There is something about the sleek black metal, the over-sized upright frame, the click of the keys, and ding when you reach the end of a line….old fashioned typewriters may have been functionally superseded by computers, but their ergonomic and aesthetic functions will never be replaced.
My 3 favorite old fashioned typewriters
The Underwood typewriter was first produced in 1895 by John Underwood, who was the son of a typewriter ribbon manufacturer. These typewriters, including one my grandmother used to type up news stories for her local newspaper, dominated the market for decades, and are nearly worthless today, even as an antique. But regardless of value, these typewriters are certainly handsome.
The Royal typewriters were introduced in 1906, and still exist today (under a different name).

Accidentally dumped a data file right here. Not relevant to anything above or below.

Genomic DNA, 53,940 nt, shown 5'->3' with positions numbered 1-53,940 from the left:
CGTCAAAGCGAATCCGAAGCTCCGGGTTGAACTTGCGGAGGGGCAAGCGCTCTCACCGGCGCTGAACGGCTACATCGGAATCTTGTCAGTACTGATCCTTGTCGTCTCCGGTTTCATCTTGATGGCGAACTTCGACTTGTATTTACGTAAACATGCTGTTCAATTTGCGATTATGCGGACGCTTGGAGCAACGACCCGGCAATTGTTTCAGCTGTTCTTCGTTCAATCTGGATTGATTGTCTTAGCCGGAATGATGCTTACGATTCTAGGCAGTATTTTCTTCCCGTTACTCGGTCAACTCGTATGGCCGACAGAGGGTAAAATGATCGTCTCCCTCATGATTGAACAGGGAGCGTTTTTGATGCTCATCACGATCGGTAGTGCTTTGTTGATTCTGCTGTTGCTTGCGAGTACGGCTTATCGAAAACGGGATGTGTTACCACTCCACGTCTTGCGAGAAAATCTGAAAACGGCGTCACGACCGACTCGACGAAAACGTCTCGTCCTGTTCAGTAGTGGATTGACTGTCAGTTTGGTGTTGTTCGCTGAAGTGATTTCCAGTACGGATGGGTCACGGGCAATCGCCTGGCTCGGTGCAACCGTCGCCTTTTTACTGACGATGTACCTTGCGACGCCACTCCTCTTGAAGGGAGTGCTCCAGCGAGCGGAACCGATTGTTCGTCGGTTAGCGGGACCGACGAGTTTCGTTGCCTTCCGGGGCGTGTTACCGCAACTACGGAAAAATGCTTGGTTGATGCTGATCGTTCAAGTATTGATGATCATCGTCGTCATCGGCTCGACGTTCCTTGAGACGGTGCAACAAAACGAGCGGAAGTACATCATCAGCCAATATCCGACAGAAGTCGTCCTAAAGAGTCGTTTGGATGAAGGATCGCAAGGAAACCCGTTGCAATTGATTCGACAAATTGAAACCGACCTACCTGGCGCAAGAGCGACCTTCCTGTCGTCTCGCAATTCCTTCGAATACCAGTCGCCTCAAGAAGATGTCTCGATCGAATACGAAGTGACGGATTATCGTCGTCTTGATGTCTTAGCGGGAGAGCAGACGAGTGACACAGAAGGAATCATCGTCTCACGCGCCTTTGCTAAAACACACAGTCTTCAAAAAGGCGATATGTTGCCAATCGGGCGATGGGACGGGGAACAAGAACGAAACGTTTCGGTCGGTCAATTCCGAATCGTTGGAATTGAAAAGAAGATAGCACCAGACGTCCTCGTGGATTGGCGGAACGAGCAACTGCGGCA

Over time, Royals evolved to be less upright in stature, and were developed with sleeker keyboards and fancier colors (green! red!). However, changes in technology over time also meant Royals were eventually manufactured with plastic frames – not my favorite period in Royal history, however I have inherited a fantastic Royal from my friend’s grandmother which has a longer paper spool, for secretaries to accommodate over-sized documents.
Corona typewriters, later merging with the (much older) Smith Company to be called Smith-Corona typewriters, have an interesting history which includes several folding models in the early 20th century. Some Coronas also featured accessories like label holders or tripods. Many Corona models are smaller and sleeker, making them more portable, and today working Coronas can still be fitted with ribbons you can buy online